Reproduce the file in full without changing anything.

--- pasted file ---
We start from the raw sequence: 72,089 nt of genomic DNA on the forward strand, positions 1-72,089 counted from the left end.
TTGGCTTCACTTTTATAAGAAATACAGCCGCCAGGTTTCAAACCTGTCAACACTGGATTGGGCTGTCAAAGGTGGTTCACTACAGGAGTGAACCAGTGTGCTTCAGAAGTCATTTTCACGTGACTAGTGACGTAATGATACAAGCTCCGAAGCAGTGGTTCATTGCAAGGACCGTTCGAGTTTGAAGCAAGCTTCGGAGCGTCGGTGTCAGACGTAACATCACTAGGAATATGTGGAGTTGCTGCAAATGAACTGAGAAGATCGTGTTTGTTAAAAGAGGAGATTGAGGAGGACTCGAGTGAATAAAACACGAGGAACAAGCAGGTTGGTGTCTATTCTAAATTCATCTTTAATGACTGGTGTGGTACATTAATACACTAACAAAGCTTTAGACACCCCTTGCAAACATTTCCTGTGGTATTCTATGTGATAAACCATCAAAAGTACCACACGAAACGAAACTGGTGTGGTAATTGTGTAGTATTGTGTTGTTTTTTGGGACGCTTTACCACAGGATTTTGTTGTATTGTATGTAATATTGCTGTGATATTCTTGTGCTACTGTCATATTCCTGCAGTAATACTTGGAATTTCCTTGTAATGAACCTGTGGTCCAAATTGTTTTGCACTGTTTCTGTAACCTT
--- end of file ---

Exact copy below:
We start from the raw sequence: 72,089 nt of genomic DNA on the forward strand, positions 1-72,089 counted from the left end.
TTGGCTTCACTTTTATAAGAAATACAGCCGCCAGGTTTCAAACCTGTCAACACTGGATTGGGCTGTCAAAGGTGGTTCACTACAGGAGTGAACCAGTGTGCTTCAGAAGTCATTTTCACGTGACTAGTGACGTAATGATACAAGCTCCGAAGCAGTGGTTCATTGCAAGGACCGTTCGAGTTTGAAGCAAGCTTCGGAGCGTCGGTGTCAGACGTAACATCACTAGGAATATGTGGAGTTGCTGCAAATGAACTGAGAAGATCGTGTTTGTTAAAAGAGGAGATTGAGGAGGACTCGAGTGAATAAAACACGAGGAACAAGCAGGTTGGTGTCTATTCTAAATTCATCTTTAATGACTGGTGTGGTACATTAATACACTAACAAAGCTTTAGACACCCCTTGCAAACATTTCCTGTGGTATTCTATGTGATAAACCATCAAAAGTACCACACGAAACGAAACTGGTGTGGTAATTGTGTAGTATTGTGTTGTTTTTTGGGACGCTTTACCACAGGATTTTGTTGTATTGTATGTAATATTGCTGTGATATTCTTGTGCTACTGTCATATTCCTGCAGTAATACTTGGAATTTCCTTGTAATGAACCTGTGGTCCAAATTGTTTTGCACTGTTTCTGTAACCTT